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What you need to know for 02/25/2018

Racially charged fliers found on Gloversville porches, lawns

Racially charged fliers found on Gloversville porches, lawns

Material purports to be from KKK
Racially charged fliers found on Gloversville porches, lawns
This anti-drug flier purported to be sent on behalf of the Loyal White Knights of the Ku Klux Klan was found in Gloversville.
Photographer: DANIEL FITZSIMMONS

Fliers believed to be sent on behalf of the Loyal White Knights of the Ku Klux Klan were found this week in Gloversville, the third time this year that white supremacist activity has been reported in the area. 

City residents on Monday and Tuesday found the fliers tossed on stoops, porches and in driveways. The fliers said in large letters “save our nation!” with an American flag design, and depicted what appeared to be an image of an open Bible and a headstone with a hypodermic needle next to it.

The anti-drug fliers had a phone number for the Federal Substance Abuse and Mental Health Services Administration’s treatment referral service. The agency did not return an email and telephone request for comment. 

“Just say no to drugs ... Your family members, friends, and even your neighbors could be next,” the fliers said. The fliers were contained in sandwich bags along with a small amount of cat litter, which was likely used to weigh the bags down so they could be tossed from a vehicle. 

The flier also said, “we care about you!” and included an image of a burning cross. 

The other phone number found on the flier belonged to the Loyal White Knights of the KKK. A reporter called the number but nobody answered. A recorded answering message included information on the group’s “[N-word] of the month award” and ended with the signoff, “white power.” 

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Gloversville Mayor Dayton King said that while city leaders do not tolerate racism, it would be hard to charge the person or persons distributing the fliers with any crime as the speech contained within appears to be protected. Even under the city’s anti-littering statute, other groups, such as Jehovah’s Witnesses, regularly leave leaflets at people’s homes. 

“So where do you draw that line?” King said. 

He added that the Gloversville Police Department did investigate and interviewed a person of interest, but that person was not charged with any crime. King declined to say whether police believe the person to be responsible for distributing the fliers.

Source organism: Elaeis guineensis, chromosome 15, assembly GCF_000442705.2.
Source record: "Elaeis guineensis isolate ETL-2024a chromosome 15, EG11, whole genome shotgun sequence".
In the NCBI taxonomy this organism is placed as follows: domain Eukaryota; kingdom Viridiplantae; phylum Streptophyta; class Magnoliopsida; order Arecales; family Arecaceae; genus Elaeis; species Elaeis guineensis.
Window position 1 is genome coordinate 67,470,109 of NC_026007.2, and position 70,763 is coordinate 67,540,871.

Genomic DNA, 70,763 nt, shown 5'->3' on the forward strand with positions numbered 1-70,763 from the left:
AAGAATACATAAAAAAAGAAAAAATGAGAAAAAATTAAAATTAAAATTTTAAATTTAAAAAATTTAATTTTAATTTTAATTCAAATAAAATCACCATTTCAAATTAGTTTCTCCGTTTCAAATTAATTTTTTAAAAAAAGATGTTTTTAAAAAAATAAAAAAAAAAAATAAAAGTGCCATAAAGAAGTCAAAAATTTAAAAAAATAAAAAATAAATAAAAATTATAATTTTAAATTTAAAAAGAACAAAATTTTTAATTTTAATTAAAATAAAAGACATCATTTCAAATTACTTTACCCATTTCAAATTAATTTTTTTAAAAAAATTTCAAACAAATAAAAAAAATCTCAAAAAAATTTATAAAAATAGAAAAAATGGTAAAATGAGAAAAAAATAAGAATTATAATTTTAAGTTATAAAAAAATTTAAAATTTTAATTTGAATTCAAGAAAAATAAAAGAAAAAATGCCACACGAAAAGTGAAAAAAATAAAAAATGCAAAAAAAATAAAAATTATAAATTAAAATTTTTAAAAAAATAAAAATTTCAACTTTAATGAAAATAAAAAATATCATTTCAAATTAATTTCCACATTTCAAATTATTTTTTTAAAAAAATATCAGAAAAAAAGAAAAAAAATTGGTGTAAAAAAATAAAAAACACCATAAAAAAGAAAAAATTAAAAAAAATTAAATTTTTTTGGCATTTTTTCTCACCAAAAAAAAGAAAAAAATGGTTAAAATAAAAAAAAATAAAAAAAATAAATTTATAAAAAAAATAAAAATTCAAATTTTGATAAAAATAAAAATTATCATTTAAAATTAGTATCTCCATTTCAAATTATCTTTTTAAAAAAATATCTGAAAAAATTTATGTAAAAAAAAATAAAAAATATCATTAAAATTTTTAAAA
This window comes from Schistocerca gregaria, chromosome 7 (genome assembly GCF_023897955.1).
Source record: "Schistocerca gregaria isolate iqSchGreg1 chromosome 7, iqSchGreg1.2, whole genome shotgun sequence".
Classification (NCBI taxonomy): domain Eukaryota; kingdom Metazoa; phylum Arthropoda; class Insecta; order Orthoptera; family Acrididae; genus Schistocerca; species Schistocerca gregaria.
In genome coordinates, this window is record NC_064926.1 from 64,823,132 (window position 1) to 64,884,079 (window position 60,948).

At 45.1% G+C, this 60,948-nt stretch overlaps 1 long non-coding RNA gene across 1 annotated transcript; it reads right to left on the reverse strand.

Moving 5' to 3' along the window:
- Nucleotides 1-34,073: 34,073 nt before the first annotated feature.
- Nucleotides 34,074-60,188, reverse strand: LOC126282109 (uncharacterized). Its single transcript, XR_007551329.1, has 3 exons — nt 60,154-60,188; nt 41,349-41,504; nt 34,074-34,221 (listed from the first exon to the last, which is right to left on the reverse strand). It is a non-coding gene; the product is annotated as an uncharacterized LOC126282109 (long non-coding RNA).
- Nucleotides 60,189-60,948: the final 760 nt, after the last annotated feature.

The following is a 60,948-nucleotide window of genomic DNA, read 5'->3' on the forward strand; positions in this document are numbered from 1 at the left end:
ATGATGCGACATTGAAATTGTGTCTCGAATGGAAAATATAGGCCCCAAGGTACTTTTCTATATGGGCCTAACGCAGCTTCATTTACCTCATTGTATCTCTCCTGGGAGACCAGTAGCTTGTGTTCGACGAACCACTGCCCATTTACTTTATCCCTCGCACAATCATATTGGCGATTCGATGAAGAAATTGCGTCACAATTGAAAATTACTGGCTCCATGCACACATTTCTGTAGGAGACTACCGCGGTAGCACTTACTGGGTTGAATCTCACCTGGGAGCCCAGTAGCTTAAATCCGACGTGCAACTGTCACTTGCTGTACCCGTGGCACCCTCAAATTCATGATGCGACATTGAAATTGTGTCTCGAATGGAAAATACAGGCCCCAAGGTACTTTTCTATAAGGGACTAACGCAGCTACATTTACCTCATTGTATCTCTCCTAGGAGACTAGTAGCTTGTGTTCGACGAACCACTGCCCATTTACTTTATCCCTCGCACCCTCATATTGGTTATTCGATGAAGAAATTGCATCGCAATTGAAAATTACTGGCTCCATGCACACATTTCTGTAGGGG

“My fear is that they’re going to leave this on the wrong person’s lawn or porch and they’re going to get beat up,” King said. “Not that I condone that either, but I’m afraid that’s what might happen.” 

King said it’s unclear if a serious racial element is operating in the area or if the fliers are the work of someone looking to provoke a response. 

“It’s hard to say, it’s just crazy to me that people have the time to do this kind of stuff,” King said. “I’m all for free speech/ ... I think it’s just really inappropriate and it certainly upsets people, and rightfully so. Unfortunately it could result in consequences worse than getting arrested.” 

He also questioned the tactic of tying drug dealing and use to race. 

“We arrest people of all races and economic status for selling and using drugs; we’ve arrested people who have tons of money and people who have no money,” he said. 

In June, similar fliers, complete with sandwich bags containing cat litter, were found in the Fulton County village of Northville. The fliers in that case were advertising a KKK rally. The Fulton County Sheriff's Office said the cat litter is harmless and likely meant to make the bags easier to toss onto lawns. The sheriff’s office advised people to simply throw the bags out. 

Fliers from the Loyal White Knights of the Ku Klux Klan urging people to join the organization were found in Fort Plain in Montgomery County in February. An official with the Southern Poverty Law Center told The Daily Gazette in February that the organization saw an uptick in so-called lit drops by white supremacist groups throughout 2016. 

A man who lives on Yale Street in Gloversville, who declined to give his name, said he found one of the latest fliers in his driveway Monday. He said he remembers hearing about the fliers in Northville in June and was sad to see that they reached his city. 

“It’s nuts they showed up here in Gloversville,” he said. 

Asked if he believes a white supremacist is working in the area or if the fliers can be chalked up to someone looking to get a rise out of people, he said: “I think it’s a little bit of both. As far as I’m concerned no normal person thinking would do that, but if he’s part way into his stupidity he probably would.” 

Another Gloversville resident, Kelly Nellis, said she’s heard about the fliers but has not seen them around her First Avenue home. She added that she is surprised that there is KKK literature being distributed locally. 

“I guess everyone has the right to freedom of speech, as long as it doesn’t infringe upon the rights of others,” Nellis said. “If they’re leaving it laying around like that, it’s kind of like littering — littering litter.” 

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